Table 3:

Method . | Memory Complexity . | Run-Time Complexity . | Out of Sample . |
---|---|---|---|

Eigenvalue correction (A1) | |||

Proxy matrix (A3) | |||

Proximity space (A2) | |||

Embeddings (like MDS) (A2) | |||

iKFD (B2) | |||

PCVM (B1) | (sparse, ) | (fst steps) | |

(Linear) similarity function (B1) | (sparse, ) | - |

Method . | Memory Complexity . | Run-Time Complexity . | Out of Sample . |
---|---|---|---|

Eigenvalue correction (A1) | |||

Proxy matrix (A3) | |||

Proximity space (A2) | |||

Embeddings (like MDS) (A2) | |||

iKFD (B2) | |||

PCVM (B1) | (sparse, ) | (fst steps) | |

(Linear) similarity function (B1) | (sparse, ) | - |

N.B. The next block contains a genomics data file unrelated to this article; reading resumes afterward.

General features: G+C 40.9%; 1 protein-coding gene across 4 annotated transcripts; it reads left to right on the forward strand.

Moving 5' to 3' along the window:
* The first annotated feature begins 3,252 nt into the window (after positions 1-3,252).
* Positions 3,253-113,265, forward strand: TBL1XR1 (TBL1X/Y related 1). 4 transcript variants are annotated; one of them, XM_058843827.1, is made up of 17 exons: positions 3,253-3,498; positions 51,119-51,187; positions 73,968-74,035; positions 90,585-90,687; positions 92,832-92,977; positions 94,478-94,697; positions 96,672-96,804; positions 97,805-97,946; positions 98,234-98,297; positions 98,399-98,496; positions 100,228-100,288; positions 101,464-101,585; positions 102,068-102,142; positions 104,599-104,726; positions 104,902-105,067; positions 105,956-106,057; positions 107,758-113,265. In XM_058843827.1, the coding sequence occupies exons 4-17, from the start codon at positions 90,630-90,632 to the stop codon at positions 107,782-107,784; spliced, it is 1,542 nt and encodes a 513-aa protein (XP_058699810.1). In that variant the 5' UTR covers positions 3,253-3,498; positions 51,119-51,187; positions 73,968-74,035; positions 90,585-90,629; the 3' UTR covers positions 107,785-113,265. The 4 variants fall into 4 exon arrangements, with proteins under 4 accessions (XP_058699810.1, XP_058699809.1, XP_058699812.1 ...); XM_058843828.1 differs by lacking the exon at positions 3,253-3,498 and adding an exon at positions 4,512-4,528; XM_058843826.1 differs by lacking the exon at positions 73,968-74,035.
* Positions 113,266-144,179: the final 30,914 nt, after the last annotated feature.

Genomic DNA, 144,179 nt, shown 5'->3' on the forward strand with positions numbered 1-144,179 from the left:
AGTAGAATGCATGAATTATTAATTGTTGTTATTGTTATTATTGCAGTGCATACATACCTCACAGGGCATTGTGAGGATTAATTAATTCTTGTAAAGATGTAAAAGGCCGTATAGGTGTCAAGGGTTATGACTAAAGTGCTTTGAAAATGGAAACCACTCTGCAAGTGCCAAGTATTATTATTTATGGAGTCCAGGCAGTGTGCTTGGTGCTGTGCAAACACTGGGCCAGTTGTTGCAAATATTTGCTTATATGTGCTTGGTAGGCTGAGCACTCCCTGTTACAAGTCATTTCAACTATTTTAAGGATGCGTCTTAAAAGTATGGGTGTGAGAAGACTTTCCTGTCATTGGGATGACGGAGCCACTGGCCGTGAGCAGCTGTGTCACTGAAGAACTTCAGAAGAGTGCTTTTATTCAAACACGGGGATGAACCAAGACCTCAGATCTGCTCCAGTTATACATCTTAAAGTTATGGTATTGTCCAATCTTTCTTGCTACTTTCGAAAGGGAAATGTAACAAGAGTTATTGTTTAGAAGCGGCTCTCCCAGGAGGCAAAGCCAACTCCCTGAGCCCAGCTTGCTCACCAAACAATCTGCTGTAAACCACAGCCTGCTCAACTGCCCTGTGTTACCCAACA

Notes: Most often the approaches are an average less complicated. For MDS-like approaches, the complexity depends very much on the method used and whether the data are given as vectors or proximities. The proximity space approach may generate further costs if, for example, a classification model has to be calculated for the representation. Proxy matrix approaches are very costly due to the raised optimization problem and the classical solver used. Some proxy approaches solve a similar complex optimization problem for out-of-sample extensions. For low-rank proximity matrices, the costs can often be reduced by a magnitude or more. See section 7.

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